Easy turmeric cauliflower soup: whole head roasted! Minimal chopping benefits with a resulting creamy soup with hints of herbs and hot red pepper.
We had our first snow here in Virginia over the weekend. It was the perfect kind of snow for us: 2-3 inches, fluffy, gorgeous and it didn't stick to the road. Oh, also, it was gone by Monday. So really it's as good as you can get for a place where we shut down schools for a couple inches. We try to pretend like we're good at winter, but really we just like a snow twice a season that doesn't block the roads to the wineries. Virginia likes decorative winter.
But with that first snow, comes soup. Yes, I officially started making soup back in October (make this potato apple soup while you're at it), but now that it's December, I'm wearing a turtleneck, so it just feels right to make more soup. While this recipe looks like it's a squash soup, it's not. At all. It's actually cauliflower. In fact, it's an entire cauliflower roasted whole in a skillet. It's the most minimal prep you could really do to a cauliflower with big flavor. Because it's roasted, if you're a super taster, you're not going to get some of that notorious sulfur and bitterness that some taste with cruciferous veggies (brussels sprouts, broccoli etc). And no, it's not a cauliflower soup with cheese either. Those seem to be popular in an effort to cover up cauliflower flavor.
That delightful faux-cheddar or butternut squash color? That's turmeric. Turmeric has anti-inflammatory benefits and is thought to serve up a slew of other health benefits. It was also used as a fabric dye, so maybe more importantly, be careful when you're cooking. Don't use a wood spoon. Be tidy. And if you're me, don't wear white.
I think where this soup really comes to life is the toppings pairing. The soup base itself is amazingly creamy and has a lovely roasted flavor. But the red pepper flakes? Need. The crispy croutons with oil and herbs? Double need. And the little Maldon salt flakes? Perfection.
People sometimes thing soup by itself isn't satisfying, and I think those are people who love texture. Toppings are the easiest way to make a big impact on flavor, visuals and making texture lovers happy.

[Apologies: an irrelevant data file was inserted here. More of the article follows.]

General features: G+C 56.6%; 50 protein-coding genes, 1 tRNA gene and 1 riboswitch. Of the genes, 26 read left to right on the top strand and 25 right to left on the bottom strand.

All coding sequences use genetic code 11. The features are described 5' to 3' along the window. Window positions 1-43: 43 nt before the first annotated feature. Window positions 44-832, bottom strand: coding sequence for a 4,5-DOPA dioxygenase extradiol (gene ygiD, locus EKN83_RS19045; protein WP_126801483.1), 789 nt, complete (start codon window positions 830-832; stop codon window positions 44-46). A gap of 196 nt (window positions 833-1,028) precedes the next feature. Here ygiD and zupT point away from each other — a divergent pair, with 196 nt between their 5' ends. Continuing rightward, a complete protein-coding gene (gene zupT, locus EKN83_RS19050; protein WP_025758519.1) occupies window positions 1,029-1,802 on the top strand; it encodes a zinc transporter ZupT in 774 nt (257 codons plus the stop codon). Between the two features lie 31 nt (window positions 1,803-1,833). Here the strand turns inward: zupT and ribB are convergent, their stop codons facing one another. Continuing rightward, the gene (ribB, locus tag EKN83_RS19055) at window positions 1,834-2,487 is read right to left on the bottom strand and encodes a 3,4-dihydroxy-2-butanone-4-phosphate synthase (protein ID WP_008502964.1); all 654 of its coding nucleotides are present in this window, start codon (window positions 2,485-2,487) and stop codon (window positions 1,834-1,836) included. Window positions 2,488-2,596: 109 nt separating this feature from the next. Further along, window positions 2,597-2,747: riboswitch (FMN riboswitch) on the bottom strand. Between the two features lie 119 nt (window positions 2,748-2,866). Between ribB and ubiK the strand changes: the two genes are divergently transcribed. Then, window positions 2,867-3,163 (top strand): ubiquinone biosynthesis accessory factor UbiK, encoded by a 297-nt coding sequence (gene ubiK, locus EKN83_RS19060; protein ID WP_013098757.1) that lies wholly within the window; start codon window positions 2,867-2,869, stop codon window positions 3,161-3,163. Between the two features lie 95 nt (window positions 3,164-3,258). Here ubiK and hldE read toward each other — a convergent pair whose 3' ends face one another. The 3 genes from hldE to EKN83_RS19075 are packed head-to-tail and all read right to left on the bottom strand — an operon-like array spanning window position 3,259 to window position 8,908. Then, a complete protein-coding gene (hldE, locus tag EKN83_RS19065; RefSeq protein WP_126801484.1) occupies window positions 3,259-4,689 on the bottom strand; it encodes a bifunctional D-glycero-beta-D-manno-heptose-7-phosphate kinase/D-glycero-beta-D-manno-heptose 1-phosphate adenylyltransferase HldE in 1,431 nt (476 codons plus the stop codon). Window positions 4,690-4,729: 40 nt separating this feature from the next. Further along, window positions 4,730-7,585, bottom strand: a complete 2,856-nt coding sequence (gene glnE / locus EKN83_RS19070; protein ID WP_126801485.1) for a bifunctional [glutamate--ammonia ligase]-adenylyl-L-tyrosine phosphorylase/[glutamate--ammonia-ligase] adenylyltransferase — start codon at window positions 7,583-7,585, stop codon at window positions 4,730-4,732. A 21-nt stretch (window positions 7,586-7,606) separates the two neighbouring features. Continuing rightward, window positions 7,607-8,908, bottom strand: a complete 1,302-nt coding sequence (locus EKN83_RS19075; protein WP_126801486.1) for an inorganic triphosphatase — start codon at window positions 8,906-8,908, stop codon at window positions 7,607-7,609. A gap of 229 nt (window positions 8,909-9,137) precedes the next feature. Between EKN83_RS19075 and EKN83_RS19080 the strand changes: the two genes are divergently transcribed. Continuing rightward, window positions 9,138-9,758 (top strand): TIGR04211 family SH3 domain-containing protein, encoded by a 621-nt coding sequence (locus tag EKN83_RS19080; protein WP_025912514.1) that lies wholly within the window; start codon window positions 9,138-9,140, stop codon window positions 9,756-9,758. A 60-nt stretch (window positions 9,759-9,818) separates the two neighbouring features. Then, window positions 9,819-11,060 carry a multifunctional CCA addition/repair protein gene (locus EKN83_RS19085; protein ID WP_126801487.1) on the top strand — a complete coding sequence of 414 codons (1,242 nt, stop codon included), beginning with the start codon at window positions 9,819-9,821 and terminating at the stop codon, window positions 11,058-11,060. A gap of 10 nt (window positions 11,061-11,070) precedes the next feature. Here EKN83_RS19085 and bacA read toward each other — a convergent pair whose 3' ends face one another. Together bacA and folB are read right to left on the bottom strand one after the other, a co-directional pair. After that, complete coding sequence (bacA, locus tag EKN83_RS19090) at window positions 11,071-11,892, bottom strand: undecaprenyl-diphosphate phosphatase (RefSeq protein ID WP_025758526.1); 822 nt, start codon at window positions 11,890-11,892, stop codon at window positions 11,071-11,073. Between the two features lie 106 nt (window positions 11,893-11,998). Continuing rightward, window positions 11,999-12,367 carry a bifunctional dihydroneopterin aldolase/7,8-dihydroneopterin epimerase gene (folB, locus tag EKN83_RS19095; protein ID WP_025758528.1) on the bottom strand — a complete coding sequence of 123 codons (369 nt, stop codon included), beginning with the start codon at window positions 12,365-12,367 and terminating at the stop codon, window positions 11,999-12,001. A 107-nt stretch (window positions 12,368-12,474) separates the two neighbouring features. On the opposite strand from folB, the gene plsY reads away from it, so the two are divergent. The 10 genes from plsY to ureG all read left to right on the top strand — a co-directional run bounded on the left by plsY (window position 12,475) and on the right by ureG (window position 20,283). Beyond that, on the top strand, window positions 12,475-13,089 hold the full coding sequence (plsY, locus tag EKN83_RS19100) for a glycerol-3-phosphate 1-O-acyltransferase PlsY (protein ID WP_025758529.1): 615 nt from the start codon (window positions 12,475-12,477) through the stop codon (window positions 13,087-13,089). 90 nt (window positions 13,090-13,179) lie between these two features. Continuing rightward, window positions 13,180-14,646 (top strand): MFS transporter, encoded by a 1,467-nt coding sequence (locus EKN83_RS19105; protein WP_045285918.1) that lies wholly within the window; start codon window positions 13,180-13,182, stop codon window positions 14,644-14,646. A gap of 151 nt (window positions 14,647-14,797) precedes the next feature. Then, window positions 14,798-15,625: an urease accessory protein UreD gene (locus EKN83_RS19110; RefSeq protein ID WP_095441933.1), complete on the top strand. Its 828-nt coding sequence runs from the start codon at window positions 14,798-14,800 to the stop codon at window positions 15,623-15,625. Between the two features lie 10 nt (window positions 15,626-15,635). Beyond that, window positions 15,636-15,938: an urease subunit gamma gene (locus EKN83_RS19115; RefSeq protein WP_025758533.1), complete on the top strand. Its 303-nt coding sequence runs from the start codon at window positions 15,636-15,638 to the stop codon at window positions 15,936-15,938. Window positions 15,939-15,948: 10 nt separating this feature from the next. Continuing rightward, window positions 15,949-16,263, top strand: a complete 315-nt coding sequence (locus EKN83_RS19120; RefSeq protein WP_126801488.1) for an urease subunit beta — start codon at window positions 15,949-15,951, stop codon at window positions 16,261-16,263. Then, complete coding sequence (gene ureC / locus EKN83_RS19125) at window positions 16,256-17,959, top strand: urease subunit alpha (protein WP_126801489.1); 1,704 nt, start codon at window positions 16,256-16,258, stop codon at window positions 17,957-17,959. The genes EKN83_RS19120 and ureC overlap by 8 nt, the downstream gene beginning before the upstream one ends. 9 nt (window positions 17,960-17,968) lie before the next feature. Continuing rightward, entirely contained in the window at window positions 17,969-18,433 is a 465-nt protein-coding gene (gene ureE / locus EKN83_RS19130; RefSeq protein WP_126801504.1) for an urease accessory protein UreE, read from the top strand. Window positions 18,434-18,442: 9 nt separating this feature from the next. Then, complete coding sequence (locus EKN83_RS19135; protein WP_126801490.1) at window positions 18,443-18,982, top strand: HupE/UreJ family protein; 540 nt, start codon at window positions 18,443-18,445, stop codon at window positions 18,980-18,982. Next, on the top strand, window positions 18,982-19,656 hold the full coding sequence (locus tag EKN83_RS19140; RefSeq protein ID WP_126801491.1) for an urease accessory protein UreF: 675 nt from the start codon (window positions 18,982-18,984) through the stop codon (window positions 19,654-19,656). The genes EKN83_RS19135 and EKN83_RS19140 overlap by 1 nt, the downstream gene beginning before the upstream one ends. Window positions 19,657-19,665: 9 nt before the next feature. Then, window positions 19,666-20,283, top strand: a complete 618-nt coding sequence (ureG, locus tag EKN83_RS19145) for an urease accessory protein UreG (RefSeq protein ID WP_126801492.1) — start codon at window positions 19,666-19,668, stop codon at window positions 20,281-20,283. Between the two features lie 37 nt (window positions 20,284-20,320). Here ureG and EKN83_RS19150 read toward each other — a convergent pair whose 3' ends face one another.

Whole Roasted Cauliflower Turmeric Soup
/// Ingredients ///
- 1 3/4 pound (trimmed) head cauliflower- (about 3 cups after roasting)
- approx. 1/4 cup olive oil to coat cauliflower
- 2 Tablespoons kosher
- 1 cup chopped yellow onion
- 1 Tablespoon butter
- 1 Tablespoon extra virgin olive oil
- 1 Tablespoon minced garlic
- 1 Tablespoon flour
- 1 Tablespoon turmeric powder
- 1 cup whole milk
- 3 cups chicken stock
- red pepper flakes
- freshly ground black pepper
- fresh thyme
- baguette or other bakery bread, cubed, tossed with oil and toasted
/// Directions ///
Preheat oven to 375 F. Remove leaves and inner core of cauliflower while keeping florets together in whole head shape. Rinse and pat dry. Coat all sides with olive oil and rub oil over all surfaces. Season all sides with kosher salt. Place in seasoned cast iron skillet with a few sprigs of fresh thyme and cover with tin foil.
Place in middle rack of oven and cook for 30 minutes. Remove foil once 30 minutes have passed and continue cooking for an additional hour. Cauliflower is ready once golden brown and tender (test with knife). Remove from oven and cool while preparing soup base. Remove thyme.
In a large pot, add butter and olive oil with onion over medium heat. Cook 7-10 minutes until onions are fragrant and soft. Add garlic, cook for an additional 2-3 minutes until fragrant. Add flour and stir. Cook for 1 minute. Pour in milk while stirring.
Bring to a simmer for 2-3 minutes minutes. Add turmeric and broth. Stir. Add cauliflower hand broken into pieces (easy to do straight from skillet to pot- it will be very soft, no knife needed!). Cover and cook on low about 10 minutes or until cauliflower is extra tender. Blend until smooth with blender or immersion blender.
Top with red pepper flakes, salt, freshly ground black pepper, extra fresh thyme and toasted bread with oil.
Dietitian Nutritionist. My husband Chris and I create food and beverage photos, videos, stopmotions and recipes. And they're really cool.